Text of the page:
What's next for Bryzzo? Bryant shares funny vision of his future with Rizzo
It can't be easy feeling unsure of what the future holds, but Cubs outfielder Kris Bryant was able to put a nice visual to his situation.
During a talk with reporters in San Diego on Monday, Bryant imagined he and Anthony Rizzo going from team to team, "Step Brothers" style, as package-deal free agents.
"Great to see you Kris, but who is this gentleman sitting behind you?"
Bryant, Rizzo and Javy Baez are all in the final year of their contracts, so the future is uncertain for the Cubs as well as the World Series nucleus.
The Cubs improved their luck on this West Coast trip by beating the Padres 7-1 to even the series Tuesday. Zach Davies threw 6 scoreless innings against his former team, giving up just 1 hit and 2 walks. Willson Contreras, Patrick Wisdom and Anthony Rizzo homered for the Cubs.
"We've just been joking in the cage," Bryant said. "Me being his hitting coach and saying: 'I can't go anywhere without you. I need you.' Just the good friendship that we have.
"We've got our pitch. It's like the 'Step Brothers.' We've got to go in and get a new job."
This ordeal has been something of a roller coaster for the Cubs. The impending free agents all had disappointing results during the 2020 shortened season, then the Cubs began this year in a miserable hitting slump.
At that point, it was easy to say this group was washed. The league had caught up to them, they couldn't adjust and the Cubs might as well clean house and start rebuilding.
Now two months into the season, Bryant and Baez are back to peak level, the Cubs are in first place and the results suggests these players can be successful with the right pieces around them. Now all they need is to rescind the Yu Darvish trade.
That's the other question: If the Cubs couldn't afford to keep one of the NL's best pitchers on a reasonable contract, what chance do they have of re-signing their three big free agents, even with full capacity coming back to Wrigley Field on Friday?
"If they want to, absolutely they can," Rizzo told The Chicago Tribune over the weekend. "The game is thriving with all the TV deals, the revenue (streams). If that's their out and it's time to go, so be it."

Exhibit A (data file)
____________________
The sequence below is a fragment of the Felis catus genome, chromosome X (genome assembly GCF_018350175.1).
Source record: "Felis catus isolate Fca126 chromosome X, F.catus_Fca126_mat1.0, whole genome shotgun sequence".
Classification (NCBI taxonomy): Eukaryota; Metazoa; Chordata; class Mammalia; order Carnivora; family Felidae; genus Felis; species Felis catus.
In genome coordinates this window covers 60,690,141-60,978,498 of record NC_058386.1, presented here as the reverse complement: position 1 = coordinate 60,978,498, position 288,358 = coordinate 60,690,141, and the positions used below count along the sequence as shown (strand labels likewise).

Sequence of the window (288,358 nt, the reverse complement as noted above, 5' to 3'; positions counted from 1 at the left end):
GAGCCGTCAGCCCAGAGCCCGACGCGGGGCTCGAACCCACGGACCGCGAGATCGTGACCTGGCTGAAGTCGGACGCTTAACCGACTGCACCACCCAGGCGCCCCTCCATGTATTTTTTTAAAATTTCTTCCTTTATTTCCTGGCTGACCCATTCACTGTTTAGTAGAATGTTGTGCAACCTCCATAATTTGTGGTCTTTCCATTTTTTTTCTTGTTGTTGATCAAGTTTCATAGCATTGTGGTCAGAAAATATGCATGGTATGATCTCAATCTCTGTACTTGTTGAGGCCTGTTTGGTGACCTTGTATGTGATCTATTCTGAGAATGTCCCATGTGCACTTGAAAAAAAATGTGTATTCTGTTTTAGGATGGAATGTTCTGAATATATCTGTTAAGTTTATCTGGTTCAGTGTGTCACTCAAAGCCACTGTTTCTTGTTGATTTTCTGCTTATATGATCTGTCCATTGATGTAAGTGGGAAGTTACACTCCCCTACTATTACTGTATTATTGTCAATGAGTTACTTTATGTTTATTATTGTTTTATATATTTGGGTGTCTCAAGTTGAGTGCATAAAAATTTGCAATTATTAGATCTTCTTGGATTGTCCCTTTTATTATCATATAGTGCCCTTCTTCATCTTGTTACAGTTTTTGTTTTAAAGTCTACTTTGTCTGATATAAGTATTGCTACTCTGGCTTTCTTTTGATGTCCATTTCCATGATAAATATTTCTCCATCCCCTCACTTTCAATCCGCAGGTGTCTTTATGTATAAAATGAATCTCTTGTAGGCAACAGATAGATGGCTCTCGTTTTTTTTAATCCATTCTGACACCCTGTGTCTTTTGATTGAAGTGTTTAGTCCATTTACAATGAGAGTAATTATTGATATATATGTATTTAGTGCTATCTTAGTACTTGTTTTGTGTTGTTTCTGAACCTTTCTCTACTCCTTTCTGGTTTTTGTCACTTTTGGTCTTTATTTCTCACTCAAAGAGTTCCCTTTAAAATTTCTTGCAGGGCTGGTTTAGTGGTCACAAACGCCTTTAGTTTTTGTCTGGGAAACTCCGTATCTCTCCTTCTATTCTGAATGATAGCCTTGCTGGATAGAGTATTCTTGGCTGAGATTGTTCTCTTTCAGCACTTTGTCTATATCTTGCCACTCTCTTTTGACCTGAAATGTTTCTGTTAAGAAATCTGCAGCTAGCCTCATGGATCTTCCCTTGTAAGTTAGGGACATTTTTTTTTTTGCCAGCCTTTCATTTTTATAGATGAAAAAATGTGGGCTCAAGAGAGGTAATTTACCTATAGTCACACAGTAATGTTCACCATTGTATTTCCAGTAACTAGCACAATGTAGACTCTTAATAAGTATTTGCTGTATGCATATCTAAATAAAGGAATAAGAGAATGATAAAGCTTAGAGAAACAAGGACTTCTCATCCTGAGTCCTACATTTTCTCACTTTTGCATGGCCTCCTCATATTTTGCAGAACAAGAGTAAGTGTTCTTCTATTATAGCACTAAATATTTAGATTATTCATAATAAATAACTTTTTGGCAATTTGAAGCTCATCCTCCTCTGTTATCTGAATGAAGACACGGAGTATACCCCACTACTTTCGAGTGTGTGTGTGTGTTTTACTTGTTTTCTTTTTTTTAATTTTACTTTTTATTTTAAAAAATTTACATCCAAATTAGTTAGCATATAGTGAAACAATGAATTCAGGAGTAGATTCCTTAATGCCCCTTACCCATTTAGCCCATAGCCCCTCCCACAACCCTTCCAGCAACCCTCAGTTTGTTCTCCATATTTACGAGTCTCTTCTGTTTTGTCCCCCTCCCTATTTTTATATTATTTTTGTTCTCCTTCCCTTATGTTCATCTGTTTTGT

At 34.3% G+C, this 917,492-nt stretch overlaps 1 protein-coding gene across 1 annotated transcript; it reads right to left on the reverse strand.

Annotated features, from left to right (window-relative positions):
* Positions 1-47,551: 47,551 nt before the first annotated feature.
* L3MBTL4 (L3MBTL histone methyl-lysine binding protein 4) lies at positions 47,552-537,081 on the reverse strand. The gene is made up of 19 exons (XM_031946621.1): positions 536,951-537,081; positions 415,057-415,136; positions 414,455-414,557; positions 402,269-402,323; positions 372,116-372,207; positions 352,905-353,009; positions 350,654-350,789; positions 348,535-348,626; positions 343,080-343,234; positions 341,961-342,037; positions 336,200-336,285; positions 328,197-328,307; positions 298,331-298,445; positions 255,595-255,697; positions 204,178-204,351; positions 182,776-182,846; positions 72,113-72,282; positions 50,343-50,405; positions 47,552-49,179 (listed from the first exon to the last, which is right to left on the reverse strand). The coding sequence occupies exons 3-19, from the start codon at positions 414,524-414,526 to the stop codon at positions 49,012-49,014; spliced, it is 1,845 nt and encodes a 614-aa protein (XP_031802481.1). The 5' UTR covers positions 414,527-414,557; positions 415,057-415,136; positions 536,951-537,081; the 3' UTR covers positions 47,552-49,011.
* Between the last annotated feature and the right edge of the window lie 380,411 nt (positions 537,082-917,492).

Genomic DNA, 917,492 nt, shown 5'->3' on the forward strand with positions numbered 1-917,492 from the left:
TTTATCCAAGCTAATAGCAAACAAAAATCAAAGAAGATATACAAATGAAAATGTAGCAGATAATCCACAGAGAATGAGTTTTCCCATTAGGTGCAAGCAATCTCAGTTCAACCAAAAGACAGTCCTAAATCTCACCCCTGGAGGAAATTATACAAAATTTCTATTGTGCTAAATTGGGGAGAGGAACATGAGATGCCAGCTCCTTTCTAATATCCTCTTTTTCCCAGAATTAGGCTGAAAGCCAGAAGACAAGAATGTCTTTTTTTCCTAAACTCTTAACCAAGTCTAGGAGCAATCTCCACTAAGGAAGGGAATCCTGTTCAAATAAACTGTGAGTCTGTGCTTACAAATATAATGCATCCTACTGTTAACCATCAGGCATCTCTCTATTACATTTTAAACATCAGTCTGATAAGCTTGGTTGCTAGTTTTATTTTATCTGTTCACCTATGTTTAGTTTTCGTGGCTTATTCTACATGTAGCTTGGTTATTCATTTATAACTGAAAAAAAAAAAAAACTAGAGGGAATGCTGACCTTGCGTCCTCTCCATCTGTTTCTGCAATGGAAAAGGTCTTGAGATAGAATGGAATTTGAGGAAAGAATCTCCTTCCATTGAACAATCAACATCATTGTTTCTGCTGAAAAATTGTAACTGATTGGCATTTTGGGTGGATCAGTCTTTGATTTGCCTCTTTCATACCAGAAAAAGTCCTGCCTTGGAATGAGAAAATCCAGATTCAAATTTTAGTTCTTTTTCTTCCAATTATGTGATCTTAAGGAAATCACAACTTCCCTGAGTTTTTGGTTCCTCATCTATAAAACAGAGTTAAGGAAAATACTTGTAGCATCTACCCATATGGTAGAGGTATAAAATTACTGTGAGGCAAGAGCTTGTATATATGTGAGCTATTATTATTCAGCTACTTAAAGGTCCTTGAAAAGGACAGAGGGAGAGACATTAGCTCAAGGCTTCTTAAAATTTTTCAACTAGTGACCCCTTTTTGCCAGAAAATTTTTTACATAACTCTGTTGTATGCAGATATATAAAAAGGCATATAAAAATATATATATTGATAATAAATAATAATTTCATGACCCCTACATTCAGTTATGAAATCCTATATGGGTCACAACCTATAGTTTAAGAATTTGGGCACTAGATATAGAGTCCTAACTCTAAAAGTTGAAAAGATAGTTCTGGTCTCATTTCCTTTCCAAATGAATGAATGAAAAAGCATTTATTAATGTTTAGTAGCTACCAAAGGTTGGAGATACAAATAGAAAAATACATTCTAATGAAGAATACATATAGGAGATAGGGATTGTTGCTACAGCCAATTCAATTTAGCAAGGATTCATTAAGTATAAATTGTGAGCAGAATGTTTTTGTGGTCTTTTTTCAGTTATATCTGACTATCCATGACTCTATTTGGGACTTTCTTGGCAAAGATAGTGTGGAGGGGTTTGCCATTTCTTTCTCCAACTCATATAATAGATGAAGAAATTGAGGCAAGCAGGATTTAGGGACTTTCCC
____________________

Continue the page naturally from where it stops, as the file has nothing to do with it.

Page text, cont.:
The thing is, keeping Bryant, Baez and Rizzo likely wouldn't require a big increase in payroll. After being eligible for arbitration this winter, Bryant is making $19.5 million this season and Baez $11.6 million. Rizzo, in the final year of a long-term deal he signed in 2014, is making $16.5 million.
How much more could those guys make on the open market? There have been several big deals in the $300 million range the past few years given to Bryce Harper, Mookie Betts, Manny Machado and Francisco Lindor. Will any team come after Bryant with that sort of offer? It's possible, but some of the big-spending clubs might be tapped out after losing fans to the pandemic.
For Rizzo, if his hitting stats don't perk up this season, an argument could be made that he might be in for a pay cut from this year's salary, especially considering Rizzo turns 32 in August.
There was talk that Baez was offered an extension in the spring of 2020 in the neighborhood of $15 million per year, which could be where he lands for a new deal.
But anything could happen. Barring an unexpected in-season agreement, those three players can only wait for offers when the season ends and the Cubs have no control over what any of them decide. All three have repeatedly stated a desire to stay with the Cubs.
"I don't know their financial situation," Bryant said. "But the Chicago Cubs are doing well. So theoretically, yes, you can sign whoever you want."